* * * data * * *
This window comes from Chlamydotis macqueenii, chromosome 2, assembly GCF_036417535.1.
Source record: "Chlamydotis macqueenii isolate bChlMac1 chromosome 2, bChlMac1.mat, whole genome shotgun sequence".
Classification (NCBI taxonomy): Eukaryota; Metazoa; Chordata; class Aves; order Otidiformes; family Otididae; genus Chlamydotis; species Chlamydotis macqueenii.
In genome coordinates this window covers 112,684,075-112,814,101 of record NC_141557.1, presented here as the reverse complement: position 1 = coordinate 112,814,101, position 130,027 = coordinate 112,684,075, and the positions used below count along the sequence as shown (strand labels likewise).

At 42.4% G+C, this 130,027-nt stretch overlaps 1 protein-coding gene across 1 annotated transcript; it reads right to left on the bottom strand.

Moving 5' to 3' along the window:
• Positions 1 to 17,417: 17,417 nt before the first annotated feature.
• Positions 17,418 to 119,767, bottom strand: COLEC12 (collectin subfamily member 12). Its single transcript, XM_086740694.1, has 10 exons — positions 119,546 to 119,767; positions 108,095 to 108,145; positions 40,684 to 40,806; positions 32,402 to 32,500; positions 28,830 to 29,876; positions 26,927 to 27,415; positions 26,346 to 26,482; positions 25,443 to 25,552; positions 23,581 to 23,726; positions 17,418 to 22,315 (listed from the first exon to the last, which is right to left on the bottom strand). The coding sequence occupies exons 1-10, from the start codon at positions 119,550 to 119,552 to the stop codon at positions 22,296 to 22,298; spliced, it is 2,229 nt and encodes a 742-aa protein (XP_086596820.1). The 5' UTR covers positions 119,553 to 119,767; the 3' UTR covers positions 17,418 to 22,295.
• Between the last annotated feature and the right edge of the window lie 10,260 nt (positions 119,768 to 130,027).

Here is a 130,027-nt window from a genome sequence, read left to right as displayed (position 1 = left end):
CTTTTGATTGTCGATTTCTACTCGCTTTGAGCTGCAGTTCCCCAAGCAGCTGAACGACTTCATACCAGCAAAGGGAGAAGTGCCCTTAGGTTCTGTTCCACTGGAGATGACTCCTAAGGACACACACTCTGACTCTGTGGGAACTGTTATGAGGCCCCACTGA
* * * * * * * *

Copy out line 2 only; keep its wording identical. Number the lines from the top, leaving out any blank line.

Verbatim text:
Source record: "Chlamydotis macqueenii isolate bChlMac1 chromosome 2, bChlMac1.mat, whole genome shotgun sequence".